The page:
Girl in a yellow rain jacket stands in front of a waterfall in south Iceland.

Iceland – A Short Guide

Iceland is one of the world’s most beautiful, fascinating, and culturally appealing locations. There is nowhere else on the globe quite like Iceland!

The Hotel Rangá team created an Iceland guide to get our guests ready for their upcoming visit. Keep reading to learn about our country’s unique culture, natural beauty and much more!

A photo at a waterfall in Iceland
Photo by Benjamin Hardman

Iceland manages what most other nations have failed at – to preserve the integrity of its history and culture while simultaneously moving forward with the times. At the same time, the incredible landscapes of this beautiful island remain relatively unspoiled. In fact, Icelanders strive to show respect and regard for the natural world. Visitors from around the world regularly fall in love with this utterly unique location. However, a place so different from the global norms is a bit of an unknown. Here, therefore, is a short guide to Iceland.

Iceland guide: the landscape

Geologically speaking, Iceland is really quite young. The island is one of the ‘newest’ pieces of land on the face of the planet. This is to say that it is a youthful 16-18 million years old (a baby, in geological terms). Its relative youth along with its positioning between the Eurasian and North American tectonic plates means that Iceland has a lot of tectonic activity – but don’t worry! Most of this is only beneficial (its geothermal activity that blesses Iceland with its famed hot springs). In fact, the volcanic landscape is a great contributor to some of Iceland’s most breathtaking scenery.

Gjáin in Þjórsárdalur Valley in south Iceland
Gjáin in Þjórsárdalur Valley

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Iceland’s beauty is wild and rugged. The interior of the island is largely lava fields, which provide a hauntingly eerie yet tremendously beautiful alienesque landscape. Human settlement is concentrated around the island’s edges, where the might of the sea meets dramatic cliffs and green moorlands. It’s a haven for wildlife, photographers, and nature enthusiasts alike! Often at night, the sublime vistas of Iceland are lit by the flashing curtains of the Aurora Borealis.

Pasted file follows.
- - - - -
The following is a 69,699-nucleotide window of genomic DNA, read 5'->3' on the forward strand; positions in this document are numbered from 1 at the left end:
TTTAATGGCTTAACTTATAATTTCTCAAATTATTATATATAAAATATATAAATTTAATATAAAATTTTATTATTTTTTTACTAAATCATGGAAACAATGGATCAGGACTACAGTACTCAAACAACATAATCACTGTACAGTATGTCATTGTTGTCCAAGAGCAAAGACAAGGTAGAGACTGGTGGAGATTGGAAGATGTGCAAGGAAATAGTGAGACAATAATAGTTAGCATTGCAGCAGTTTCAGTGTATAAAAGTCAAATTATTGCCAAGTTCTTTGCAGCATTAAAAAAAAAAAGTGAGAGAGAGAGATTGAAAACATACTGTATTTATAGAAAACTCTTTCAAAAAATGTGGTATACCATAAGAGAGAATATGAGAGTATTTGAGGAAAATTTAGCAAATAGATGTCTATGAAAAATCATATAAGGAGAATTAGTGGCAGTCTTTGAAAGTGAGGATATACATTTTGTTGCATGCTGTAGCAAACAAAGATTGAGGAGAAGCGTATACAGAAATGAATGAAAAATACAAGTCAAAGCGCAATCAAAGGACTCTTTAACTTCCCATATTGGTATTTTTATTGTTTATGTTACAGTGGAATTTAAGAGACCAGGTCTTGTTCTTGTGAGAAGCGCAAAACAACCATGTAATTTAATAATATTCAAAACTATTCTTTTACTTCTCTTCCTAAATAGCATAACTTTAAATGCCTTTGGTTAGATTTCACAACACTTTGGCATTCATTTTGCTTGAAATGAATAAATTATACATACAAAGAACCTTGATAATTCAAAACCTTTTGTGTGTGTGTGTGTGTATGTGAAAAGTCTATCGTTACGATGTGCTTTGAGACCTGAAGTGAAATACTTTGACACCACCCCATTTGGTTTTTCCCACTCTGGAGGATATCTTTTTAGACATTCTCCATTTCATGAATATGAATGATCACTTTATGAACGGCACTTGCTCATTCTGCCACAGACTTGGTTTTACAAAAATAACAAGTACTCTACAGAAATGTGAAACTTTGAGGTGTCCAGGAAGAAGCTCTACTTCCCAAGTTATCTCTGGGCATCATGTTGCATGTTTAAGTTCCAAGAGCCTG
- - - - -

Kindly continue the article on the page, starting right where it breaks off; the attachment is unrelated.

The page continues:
Those who wish to explore (and who wouldn’t?) will probably need a car to take in Iceland’s best locations. You don’t need a special international driving license if your country is an EU member state, but you will need to have your vehicle properly insured. Alternatively, there are tour buses which run to many of Iceland’s most incredible areas!

Iceland guide: the culture

Iceland maybe a newbie as far as European settlements go, but its culture is still quite ancient. The first settlers made landfall in Iceland in the ninth century AD. They were Scandinavian explorers – ‘Vikings’, if you will – searching for new land, as the tribal and political situation in their native Scandinavia was going through a time of change.

The Saga Centre at Hvolsvöllur Village, less than a 10 minutes drive from our hotel.
The Saga Centre at Hvolsvöllur Village, less than a 10 minutes drive from our hotel.

Many of the famed Icelandic sagas relate to this time of political conflicts and the settlement of Iceland. The settlers brought with them a Scandinavian culture which survives and thrives in modern Iceland. Indeed, most modern Icelanders can trace their ancestry right back to the original settlers. Today, while retaining many of the cultural markers and traditions of their Viking forbears, the people of Iceland hold an open, friendly, and tolerant culture. They are welcoming, and pleased to aid visitors. They have a pride in their land which is palpable, and an in-depth knowledge of their own fascinating history.

The food

Icelandic food has a dubious reputation in the rest of the world. Given the nature of the landscape, the people of Iceland learned to be inventive with what they ate in the past.

Dishes like ‘hákarl’ – i.e. shark meat which has been fermented and left to rot for four or five months – are certainly an acquired taste. Then there’s singed sheep’s head – which looks deeply suspect to anyone used to more continental cuisine, but actually tastes rather nice.

Platter of hangikjöt, Icelandic smoked lamb.
Hangikjöt is Icelandic smoked lamb. Photo by Hreinn Magnússon.

Don’t worry, it’s not all this eclectic! Iceland does a wonderful line in smoked lamb – ‘Hangikjöt’ – and the seafood is simply to die for. Iceland is also quite cosmopolitan enough to be able to supply visitors with plenty of the kinds of foods they’re used to back home, as well, if you’re not feeling particularly adventurous.

Hotel Rangá even has its own Rangá Restaurant that features many local ingredients served with a cosmopolitan twist. Enjoy our famous wild mushroom soup, fresh caught fish and locally grown vegetables. In fact, every season, our chefs create a new seasonal menu.

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